Massachusetts is no different in this regard, he said. Jefferson pointed to two medical marijuana dispensaries in busy areas owned by Sira Naturals: one on Massachusetts Avenue in Cambridge and another in Davis Square in Somerville.
Still, the new industry is a source of concern for residential property owners. According to the Boston Globe, Healthy Farms, a Cambridge medical marijuana dispensary, was sued by neighbors who alleged the business lowers their property values. The controversy was among the reasons Bodanza cited for his proposed regulations.
“I’m not sure this thing is something Leominster wants next to its valuable commercial property,” he said, adding he doesn’t know if marijuana businesses decrease property values.
Other communities have taken a less restrictive approach -- with some exceptions
The Fitchburg City Council approved zoning to allow retailers to apply for a special permit to locate in commercial, business and industrial districts.
The exception? Most of Main Street which runs through the downtown business district.
Fitchburg Mayor Stephen DiNatale said the proximity of Longsjo Middle School to downtown and opposition by nearby Fitchburg State University officials influenced the City Council’s decision.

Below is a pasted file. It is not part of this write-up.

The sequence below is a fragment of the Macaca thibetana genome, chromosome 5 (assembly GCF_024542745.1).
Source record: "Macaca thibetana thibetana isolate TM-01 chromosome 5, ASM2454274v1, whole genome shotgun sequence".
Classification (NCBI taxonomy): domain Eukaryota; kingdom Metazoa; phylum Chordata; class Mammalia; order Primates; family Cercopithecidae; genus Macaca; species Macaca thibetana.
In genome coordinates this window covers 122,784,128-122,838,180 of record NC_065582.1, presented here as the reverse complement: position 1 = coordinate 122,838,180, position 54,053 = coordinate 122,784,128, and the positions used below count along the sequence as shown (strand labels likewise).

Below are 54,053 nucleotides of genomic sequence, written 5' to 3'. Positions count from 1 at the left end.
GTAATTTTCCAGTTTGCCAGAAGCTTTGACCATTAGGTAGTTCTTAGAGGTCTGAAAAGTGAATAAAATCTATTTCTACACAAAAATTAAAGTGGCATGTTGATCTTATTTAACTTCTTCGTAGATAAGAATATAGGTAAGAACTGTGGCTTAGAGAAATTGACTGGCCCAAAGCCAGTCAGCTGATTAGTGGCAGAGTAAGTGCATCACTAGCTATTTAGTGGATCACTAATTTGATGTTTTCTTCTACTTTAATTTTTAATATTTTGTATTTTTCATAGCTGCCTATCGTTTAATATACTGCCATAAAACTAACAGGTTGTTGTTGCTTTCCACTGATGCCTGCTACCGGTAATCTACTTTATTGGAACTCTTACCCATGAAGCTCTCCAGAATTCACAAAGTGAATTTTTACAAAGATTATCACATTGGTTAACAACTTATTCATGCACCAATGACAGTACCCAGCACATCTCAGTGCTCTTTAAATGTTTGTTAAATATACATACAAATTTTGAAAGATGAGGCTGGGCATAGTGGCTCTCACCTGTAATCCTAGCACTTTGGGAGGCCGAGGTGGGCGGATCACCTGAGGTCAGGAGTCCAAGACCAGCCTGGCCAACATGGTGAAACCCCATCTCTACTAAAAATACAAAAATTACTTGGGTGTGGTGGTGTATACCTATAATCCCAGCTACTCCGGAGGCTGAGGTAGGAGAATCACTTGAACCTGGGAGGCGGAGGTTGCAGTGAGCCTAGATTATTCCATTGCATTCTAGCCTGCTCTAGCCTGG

During City Council discussions on the issue, Police Chief Ernest Martineau noted the area’s poor visibility which he said could be a problem, especially if marijuana retailers carry large sums of cash.
The city of Lowell, which allows pot shops in the retail and office park zones, also drew the line at its downtown district.
Director of Development Services Eric Slagle said the City Council was concerned the new industry could have unexpected impacts. Zoning can change, but existing marijuana businesses would be grandfathered in if it was allowed downtown.
“We can’t un-ring that bell,” he said.
As the industry matures, some, like DiNatale, said restrictions might loosen. But not everyone is willing to speculate on the future.
“I can’t predict that at all,” said Giroux, the Billerica selectman. “If you asked me 10 years ago if I thought it would ever be legal, I would have said no.”